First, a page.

Tuesday, February 24, 2009

Lent and The Winter of Our Discontent

There's a Bengalese proverb which says, "The heron's a saint when there are no fish in sight."

As we begin the liturgical season of Lent (lengten = springtime) tomorrow, Ash Wednesday, that proverb could serve as a commentary on our human condition and on our propensity to temptation, to testing: a subject which the Church constantly holds before us during this time.  As I think about the proverb and about the human condition today, a phrase from Shakespeare keeps ringing in my ears: "...the winter of our discontent".  What more easily frustrates and discontents us than our constant bombardment with temptation, and even more, our willingness so often to give in?

The writer of the Book of Genesis (2:4b-9; 15-17; 25-3:7) reflects on all this.  Rather than giving us a chronicle of how evil began, the writer tells a story about relationships: good relationships which go sour because of temptation and selfish choices.  God creates man, and eventually woman, in the fullness of life: breathes into them the breath of life, and surrounds them with every created and uncreated good, as depicted by the garden symbol.  God makes them aware of only one thing with which God will not, cannot, endow them: God's own divinity, symbolized in the tree of the knowledge of good and evil.  And that becomes the "fish in sight" which tempts the "heron".

Rather than really listening to God, which is what obedience means in its root, humankind figures it can improve on the Creator's creation to the point where humans can cross over the boundary which was set.  Eve's reply to the serpent's question is a classic human misquoting of what "God says".  By going beyond what God actually says, the human being attempts to blunt the force of God's original radical command.  That's a constant temptation for all of us: to dictate to others what God "really" says or "really" means, thereby allowing ourselves to skirt God's actual will for us. Or to absolve ourselves from the great effort it takes to discern God's will, ambiguous as that often is.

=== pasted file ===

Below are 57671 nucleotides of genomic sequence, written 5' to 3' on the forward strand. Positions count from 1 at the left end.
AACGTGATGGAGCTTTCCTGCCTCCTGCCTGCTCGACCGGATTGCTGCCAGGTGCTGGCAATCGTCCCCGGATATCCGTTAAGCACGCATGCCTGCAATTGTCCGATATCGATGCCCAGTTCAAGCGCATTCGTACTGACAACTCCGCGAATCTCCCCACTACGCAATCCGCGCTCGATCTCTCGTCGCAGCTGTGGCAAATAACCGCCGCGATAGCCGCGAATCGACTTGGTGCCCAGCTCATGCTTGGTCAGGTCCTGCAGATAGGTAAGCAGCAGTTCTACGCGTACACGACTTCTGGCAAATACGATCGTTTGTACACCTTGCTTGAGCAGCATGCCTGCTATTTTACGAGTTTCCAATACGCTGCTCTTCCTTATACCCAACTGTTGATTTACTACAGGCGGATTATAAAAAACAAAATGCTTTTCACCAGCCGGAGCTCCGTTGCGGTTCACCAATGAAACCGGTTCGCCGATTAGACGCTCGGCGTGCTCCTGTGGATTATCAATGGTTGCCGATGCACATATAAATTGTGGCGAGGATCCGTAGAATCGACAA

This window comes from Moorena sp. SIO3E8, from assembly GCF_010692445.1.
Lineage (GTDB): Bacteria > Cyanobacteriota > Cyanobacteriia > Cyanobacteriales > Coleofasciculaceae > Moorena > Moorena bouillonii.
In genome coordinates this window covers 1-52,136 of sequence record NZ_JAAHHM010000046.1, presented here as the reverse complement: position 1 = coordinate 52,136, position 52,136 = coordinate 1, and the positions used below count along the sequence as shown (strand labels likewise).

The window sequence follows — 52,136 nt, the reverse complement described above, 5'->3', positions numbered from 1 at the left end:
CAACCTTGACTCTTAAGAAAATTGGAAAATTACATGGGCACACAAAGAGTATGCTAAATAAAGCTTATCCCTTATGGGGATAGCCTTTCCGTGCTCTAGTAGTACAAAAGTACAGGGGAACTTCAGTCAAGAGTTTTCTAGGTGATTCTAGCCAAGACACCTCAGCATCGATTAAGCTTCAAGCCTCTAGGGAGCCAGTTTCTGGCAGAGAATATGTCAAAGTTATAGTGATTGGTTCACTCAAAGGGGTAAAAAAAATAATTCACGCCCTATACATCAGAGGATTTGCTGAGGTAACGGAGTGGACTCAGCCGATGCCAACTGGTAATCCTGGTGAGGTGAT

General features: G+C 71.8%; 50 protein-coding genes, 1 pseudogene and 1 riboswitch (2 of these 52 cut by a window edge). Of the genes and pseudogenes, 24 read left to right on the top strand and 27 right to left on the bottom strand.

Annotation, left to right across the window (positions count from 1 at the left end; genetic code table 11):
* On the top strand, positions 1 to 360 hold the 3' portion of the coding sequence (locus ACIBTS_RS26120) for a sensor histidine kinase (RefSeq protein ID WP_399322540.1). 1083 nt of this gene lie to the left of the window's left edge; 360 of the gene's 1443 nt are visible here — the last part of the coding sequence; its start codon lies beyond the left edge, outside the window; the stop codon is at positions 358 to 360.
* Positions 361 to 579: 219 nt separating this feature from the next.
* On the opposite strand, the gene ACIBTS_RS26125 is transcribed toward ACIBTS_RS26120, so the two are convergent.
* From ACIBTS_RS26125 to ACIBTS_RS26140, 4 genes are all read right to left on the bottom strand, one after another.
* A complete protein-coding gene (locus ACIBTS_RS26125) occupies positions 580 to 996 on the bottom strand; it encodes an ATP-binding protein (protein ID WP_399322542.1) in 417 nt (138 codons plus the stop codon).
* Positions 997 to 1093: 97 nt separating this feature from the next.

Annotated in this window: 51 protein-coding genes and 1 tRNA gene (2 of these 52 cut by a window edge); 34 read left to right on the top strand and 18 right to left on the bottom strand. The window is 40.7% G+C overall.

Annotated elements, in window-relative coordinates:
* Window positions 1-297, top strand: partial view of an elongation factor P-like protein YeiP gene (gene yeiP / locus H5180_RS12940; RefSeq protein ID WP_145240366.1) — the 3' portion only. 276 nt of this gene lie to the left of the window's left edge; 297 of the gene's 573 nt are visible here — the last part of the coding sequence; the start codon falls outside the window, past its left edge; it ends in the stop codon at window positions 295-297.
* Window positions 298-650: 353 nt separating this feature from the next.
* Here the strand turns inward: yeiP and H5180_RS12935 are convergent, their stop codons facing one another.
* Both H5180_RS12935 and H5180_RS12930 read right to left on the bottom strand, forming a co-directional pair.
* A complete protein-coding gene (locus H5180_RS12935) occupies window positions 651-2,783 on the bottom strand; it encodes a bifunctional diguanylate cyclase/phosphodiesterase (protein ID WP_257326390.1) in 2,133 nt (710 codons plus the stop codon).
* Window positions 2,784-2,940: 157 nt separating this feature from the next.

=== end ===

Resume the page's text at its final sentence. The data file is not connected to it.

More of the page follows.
Further, the woman and man just can't resist the allure of complete satisfaction, nor can they resist the attraction of all that's desirable and compelling to the human spirit, nor the insatiable thirst to know...everything.  Impossible dreams for people to whom God had already given everything that a human being would ever need to live fully!  "...She took of its fruit and ate; and...her husband who was with her...ate.  Then the eyes of both were opened, and they knew they were naked..."  Thus begins "the winter of our discontent", our life-journey through temptation and vulnerability.

Lent reminds us of all this, but, thank God, it also reminds us that this wasn't the end of the story.  It reminds us that "as by the one man's disobedience the many were made sinners, so by the one man's obedience the many will be made right [with God]."  Christians believe that Jesus, a human being like us, "tempted but without sin", yet also a divine being, the Son of God, makes it possible for humans once again to recapture the original blessing.  The Church will celebrate that reality in Holy Week and Easter. 

But it's a hard-won reality.  "The winter of our discontent" is a life-long memorial and warning of what cost the human race has paid for things to be set right again, of the cost which Jesus paid in giving his human life, and of the cost which each of his followers must pay as they struggle to be reborn from above.  At the end of the Lenten disciplines may we be able to pray the Easter collect with full awareness of what it means:

"...Grant us so to die daily to sin, that we may evermore 
live with him in the joy of his resurrection."

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